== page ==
I did not realise where I was staying in the Cotswolds was so close to Hook Norton Brewery, which I’ve been keen on seeing for myself for some time. I was only in the area for a few days, but I did get the chance for a flying visit with the whole family for a drink in the sun.
Hook Norton is one of the oldest surviving family breweries and its Victorian tower brewery is famous as one of the last remaining in use.
Dating from 1872, the three-story brewery dominates the stunning small village of Hook Norton. As we entered the village it could not be missed. As I emerged from the car from a windy journey through some country lanes, a pungent stench from the brewery filled my nostrils.
The shop was extensive. I somehow ended up getting a stuffed dray horse for my daughter after she would not put it down and I, of course, had to buy a box of bottled ales. My dog also enjoyed himself, being fussed (and fed) by the friendly lady working on the till.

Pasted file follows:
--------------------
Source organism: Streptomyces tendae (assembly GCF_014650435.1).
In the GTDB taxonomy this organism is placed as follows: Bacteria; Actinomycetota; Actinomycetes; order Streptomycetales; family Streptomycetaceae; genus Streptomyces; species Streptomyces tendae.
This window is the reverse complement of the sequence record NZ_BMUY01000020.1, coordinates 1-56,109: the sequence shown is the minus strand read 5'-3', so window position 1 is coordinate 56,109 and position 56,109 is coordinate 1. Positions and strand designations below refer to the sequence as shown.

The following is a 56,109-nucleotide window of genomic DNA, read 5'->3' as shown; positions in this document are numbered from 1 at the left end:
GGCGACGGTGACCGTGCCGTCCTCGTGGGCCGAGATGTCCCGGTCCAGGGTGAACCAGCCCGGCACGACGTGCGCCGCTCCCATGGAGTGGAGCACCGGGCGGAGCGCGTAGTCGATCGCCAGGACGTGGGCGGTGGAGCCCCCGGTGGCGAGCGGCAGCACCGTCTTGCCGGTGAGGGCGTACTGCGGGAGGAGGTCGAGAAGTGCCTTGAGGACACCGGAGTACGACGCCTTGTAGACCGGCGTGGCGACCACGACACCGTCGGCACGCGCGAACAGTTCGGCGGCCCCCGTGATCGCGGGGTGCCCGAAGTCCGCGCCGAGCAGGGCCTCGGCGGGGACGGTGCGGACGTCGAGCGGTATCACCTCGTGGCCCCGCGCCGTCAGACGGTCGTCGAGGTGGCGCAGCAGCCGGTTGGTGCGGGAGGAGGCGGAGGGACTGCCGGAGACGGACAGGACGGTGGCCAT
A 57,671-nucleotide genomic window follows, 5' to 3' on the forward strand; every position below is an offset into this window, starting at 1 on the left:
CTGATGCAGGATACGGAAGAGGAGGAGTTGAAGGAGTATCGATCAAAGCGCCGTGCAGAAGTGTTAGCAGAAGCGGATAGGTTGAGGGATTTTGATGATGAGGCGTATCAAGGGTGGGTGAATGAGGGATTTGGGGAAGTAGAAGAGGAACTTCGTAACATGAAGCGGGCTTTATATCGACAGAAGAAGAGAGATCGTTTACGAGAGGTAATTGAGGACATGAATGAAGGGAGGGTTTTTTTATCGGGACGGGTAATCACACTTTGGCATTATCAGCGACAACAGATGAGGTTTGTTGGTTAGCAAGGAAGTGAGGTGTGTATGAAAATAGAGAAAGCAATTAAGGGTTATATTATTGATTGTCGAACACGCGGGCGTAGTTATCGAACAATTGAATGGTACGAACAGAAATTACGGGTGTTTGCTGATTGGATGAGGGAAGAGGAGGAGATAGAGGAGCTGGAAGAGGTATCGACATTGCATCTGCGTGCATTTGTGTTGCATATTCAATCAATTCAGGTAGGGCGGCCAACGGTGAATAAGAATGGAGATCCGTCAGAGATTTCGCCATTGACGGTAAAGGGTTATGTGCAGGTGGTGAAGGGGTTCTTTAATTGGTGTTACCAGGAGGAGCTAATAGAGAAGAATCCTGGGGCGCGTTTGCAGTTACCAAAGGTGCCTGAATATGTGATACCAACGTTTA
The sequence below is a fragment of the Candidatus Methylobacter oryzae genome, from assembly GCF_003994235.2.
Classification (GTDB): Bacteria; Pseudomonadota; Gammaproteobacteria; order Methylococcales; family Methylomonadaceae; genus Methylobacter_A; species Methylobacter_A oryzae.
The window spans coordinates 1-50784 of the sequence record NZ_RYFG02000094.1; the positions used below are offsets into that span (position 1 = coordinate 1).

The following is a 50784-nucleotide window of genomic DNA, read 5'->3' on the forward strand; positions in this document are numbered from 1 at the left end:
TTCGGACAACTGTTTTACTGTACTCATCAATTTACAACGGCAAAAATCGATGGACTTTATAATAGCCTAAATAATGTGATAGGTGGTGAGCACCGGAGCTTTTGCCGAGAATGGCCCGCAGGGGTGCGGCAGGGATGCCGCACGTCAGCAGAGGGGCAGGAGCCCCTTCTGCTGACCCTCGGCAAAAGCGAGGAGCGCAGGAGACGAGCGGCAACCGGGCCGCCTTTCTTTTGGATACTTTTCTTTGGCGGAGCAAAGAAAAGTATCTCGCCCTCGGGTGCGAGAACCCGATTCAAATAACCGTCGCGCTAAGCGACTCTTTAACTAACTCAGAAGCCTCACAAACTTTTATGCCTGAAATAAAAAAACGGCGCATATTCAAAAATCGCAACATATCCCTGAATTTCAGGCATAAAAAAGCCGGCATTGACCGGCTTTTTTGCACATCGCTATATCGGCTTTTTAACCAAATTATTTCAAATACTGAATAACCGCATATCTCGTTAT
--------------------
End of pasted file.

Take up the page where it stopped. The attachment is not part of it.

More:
There was time to get in a few drinks, so after this, I secured an outdoor table to head to the bar. I’ve not been out too much recently but I was glad to see that there was a special beer in support of Ukraine. I now realise this is something which a lot of breweries have got on board with, but this was the first time I’d seen it in the wild.
This was a delicious beer, and a real treat to get real ale as complex and dark as this on cask.
I picked up a box of Hook Norton beers to take home, and I spent several months making my way through them all. All were very high-quality beers, but I was especially glad to drink their strong ‘172’ lager. This beer was a whopping 7.2&, which I did not realise at first. It has a sensational strong malt flavour. I give it 4.5 cheers out of five. Other beers of note was the Double Stout and Hooky Mild.
If I get to visit again, I’ll certainly try and book the tour to really understand this historic brewery.